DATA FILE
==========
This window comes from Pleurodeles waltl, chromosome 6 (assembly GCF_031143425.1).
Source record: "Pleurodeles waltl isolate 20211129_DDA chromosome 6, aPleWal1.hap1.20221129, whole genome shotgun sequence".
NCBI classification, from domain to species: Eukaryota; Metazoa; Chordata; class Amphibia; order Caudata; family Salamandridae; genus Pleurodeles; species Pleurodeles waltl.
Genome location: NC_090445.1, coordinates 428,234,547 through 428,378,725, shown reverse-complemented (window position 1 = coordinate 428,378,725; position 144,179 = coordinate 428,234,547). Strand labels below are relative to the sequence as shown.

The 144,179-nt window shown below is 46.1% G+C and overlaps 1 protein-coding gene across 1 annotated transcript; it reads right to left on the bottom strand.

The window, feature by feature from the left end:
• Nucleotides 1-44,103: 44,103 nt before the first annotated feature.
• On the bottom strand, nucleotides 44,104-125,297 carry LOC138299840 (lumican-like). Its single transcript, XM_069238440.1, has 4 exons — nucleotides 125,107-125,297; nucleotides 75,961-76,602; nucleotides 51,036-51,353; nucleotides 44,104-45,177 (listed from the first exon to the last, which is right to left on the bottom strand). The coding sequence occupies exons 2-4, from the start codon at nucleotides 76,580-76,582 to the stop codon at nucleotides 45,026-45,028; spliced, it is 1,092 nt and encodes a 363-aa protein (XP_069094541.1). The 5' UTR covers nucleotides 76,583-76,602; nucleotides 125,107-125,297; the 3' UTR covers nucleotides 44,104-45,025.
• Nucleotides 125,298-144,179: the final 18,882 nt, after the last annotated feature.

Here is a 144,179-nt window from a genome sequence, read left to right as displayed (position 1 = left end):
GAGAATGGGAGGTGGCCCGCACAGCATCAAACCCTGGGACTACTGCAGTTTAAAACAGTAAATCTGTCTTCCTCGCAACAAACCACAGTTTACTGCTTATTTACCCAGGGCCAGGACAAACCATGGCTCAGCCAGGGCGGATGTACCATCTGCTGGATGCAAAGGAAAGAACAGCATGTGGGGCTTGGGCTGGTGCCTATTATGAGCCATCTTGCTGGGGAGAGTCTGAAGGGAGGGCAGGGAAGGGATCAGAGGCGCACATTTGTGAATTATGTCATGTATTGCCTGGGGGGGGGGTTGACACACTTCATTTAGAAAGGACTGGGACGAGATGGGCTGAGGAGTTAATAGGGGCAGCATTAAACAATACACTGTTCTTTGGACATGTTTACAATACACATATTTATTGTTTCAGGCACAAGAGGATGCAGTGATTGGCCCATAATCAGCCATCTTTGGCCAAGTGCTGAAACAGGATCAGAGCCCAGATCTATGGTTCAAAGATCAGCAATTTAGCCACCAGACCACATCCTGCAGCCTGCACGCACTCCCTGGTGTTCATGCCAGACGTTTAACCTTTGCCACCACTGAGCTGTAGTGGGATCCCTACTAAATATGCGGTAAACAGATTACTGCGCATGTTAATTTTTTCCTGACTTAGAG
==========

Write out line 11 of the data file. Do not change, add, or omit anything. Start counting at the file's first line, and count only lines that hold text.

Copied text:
GAGAATGGGAGGTGGCCCGCACAGCATCAAACCCTGGGACTACTGCAGTTTAAAACAGTAAATCTGTCTTCCTCGCAACAAACCACAGTTTACTGCTTATTTACCCAGGGCCAGGACAAACCATGGCTCAGCCAGGGCGGATGTACCATCTGCTGGATGCAAAGGAAAGAACAGCATGTGGGGCTTGGGCTGGTGCCTATTATGAGCCATCTTGCTGGGGAGAGTCTGAAGGGAGGGCAGGGAAGGGATCAGAGGCGCACATTTGTGAATTATGTCATGTATTGCCTGGGGGGGGGGTTGACACACTTCATTTAGAAAGGACTGGGACGAGATGGGCTGAGGAGTTAATAGGGGCAGCATTAAACAATACACTGTTCTTTGGACATGTTTACAATACACATATTTATTGTTTCAGGCACAAGAGGATGCAGTGATTGGCCCATAATCAGCCATCTTTGGCCAAGTGCTGAAACAGGATCAGAGCCCAGATCTATGGTTCAAAGATCAGCAATTTAGCCACCAGACCACATCCTGCAGCCTGCACGCACTCCCTGGTGTTCATGCCAGACGTTTAACCTTTGCCACCACTGAGCTGTAGTGGGATCCCTACTAAATATGCGGTAAACAGATTACTGCGCATGTTAATTTTTTCCTGACTTAGAG